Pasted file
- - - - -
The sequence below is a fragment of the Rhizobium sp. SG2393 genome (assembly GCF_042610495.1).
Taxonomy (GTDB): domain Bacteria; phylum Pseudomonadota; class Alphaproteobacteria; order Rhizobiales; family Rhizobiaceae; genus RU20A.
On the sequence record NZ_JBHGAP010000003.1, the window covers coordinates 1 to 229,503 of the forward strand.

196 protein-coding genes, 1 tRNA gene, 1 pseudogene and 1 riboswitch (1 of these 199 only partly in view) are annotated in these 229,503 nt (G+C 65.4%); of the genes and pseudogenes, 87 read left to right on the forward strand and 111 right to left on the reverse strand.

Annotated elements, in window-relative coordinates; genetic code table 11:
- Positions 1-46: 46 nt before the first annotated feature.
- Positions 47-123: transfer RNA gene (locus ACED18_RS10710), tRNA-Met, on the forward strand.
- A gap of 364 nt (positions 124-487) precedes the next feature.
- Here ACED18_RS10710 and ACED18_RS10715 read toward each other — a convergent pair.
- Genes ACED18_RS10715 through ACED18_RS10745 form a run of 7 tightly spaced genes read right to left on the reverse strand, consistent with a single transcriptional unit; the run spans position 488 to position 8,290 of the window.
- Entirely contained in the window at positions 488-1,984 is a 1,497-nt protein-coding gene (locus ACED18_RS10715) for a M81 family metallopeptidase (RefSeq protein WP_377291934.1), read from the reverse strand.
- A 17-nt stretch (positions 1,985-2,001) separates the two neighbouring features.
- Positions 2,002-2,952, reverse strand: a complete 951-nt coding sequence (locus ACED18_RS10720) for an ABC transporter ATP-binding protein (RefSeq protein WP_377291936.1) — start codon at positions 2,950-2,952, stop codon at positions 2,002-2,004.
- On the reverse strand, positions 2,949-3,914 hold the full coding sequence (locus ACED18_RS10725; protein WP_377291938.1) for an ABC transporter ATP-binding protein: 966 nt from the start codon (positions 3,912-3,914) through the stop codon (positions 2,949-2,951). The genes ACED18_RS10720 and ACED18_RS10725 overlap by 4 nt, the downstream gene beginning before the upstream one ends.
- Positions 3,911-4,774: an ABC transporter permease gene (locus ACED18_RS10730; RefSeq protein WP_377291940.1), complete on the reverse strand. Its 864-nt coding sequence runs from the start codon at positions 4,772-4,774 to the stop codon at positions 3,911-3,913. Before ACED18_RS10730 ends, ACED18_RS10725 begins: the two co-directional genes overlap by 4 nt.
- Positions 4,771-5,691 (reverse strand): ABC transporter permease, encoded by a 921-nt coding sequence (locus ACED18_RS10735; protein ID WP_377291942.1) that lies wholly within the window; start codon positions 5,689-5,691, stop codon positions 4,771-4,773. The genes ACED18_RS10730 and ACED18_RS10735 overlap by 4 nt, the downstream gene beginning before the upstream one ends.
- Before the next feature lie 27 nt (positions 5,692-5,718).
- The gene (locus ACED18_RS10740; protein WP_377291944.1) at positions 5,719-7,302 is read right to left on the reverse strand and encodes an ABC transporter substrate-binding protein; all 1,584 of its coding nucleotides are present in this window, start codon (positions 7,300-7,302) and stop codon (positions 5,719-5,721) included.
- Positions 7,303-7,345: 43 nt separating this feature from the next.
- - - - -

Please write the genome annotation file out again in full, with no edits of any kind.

The sequence below is a fragment of the Rhizobium sp. SG2393 genome (assembly GCF_042610495.1).
Taxonomy (GTDB): domain Bacteria; phylum Pseudomonadota; class Alphaproteobacteria; order Rhizobiales; family Rhizobiaceae; genus RU20A.
On the sequence record NZ_JBHGAP010000003.1, the window covers coordinates 1 to 229,503 of the forward strand.

196 protein-coding genes, 1 tRNA gene, 1 pseudogene and 1 riboswitch (1 of these 199 only partly in view) are annotated in these 229,503 nt (G+C 65.4%); of the genes and pseudogenes, 87 read left to right on the forward strand and 111 right to left on the reverse strand.

Annotated elements, in window-relative coordinates; genetic code table 11:
- Positions 1-46: 46 nt before the first annotated feature.
- Positions 47-123: transfer RNA gene (locus ACED18_RS10710), tRNA-Met, on the forward strand.
- A gap of 364 nt (positions 124-487) precedes the next feature.
- Here ACED18_RS10710 and ACED18_RS10715 read toward each other — a convergent pair.
- Genes ACED18_RS10715 through ACED18_RS10745 form a run of 7 tightly spaced genes read right to left on the reverse strand, consistent with a single transcriptional unit; the run spans position 488 to position 8,290 of the window.
- Entirely contained in the window at positions 488-1,984 is a 1,497-nt protein-coding gene (locus ACED18_RS10715) for a M81 family metallopeptidase (RefSeq protein WP_377291934.1), read from the reverse strand.
- A 17-nt stretch (positions 1,985-2,001) separates the two neighbouring features.
- Positions 2,002-2,952, reverse strand: a complete 951-nt coding sequence (locus ACED18_RS10720) for an ABC transporter ATP-binding protein (RefSeq protein WP_377291936.1) — start codon at positions 2,950-2,952, stop codon at positions 2,002-2,004.
- On the reverse strand, positions 2,949-3,914 hold the full coding sequence (locus ACED18_RS10725; protein WP_377291938.1) for an ABC transporter ATP-binding protein: 966 nt from the start codon (positions 3,912-3,914) through the stop codon (positions 2,949-2,951). The genes ACED18_RS10720 and ACED18_RS10725 overlap by 4 nt, the downstream gene beginning before the upstream one ends.
- Positions 3,911-4,774: an ABC transporter permease gene (locus ACED18_RS10730; RefSeq protein WP_377291940.1), complete on the reverse strand. Its 864-nt coding sequence runs from the start codon at positions 4,772-4,774 to the stop codon at positions 3,911-3,913. Before ACED18_RS10730 ends, ACED18_RS10725 begins: the two co-directional genes overlap by 4 nt.
- Positions 4,771-5,691 (reverse strand): ABC transporter permease, encoded by a 921-nt coding sequence (locus ACED18_RS10735; protein ID WP_377291942.1) that lies wholly within the window; start codon positions 5,689-5,691, stop codon positions 4,771-4,773. The genes ACED18_RS10730 and ACED18_RS10735 overlap by 4 nt, the downstream gene beginning before the upstream one ends.
- Before the next feature lie 27 nt (positions 5,692-5,718).
- The gene (locus ACED18_RS10740; protein WP_377291944.1) at positions 5,719-7,302 is read right to left on the reverse strand and encodes an ABC transporter substrate-binding protein; all 1,584 of its coding nucleotides are present in this window, start codon (positions 7,300-7,302) and stop codon (positions 5,719-5,721) included.
- Positions 7,303-7,345: 43 nt separating this feature from the next.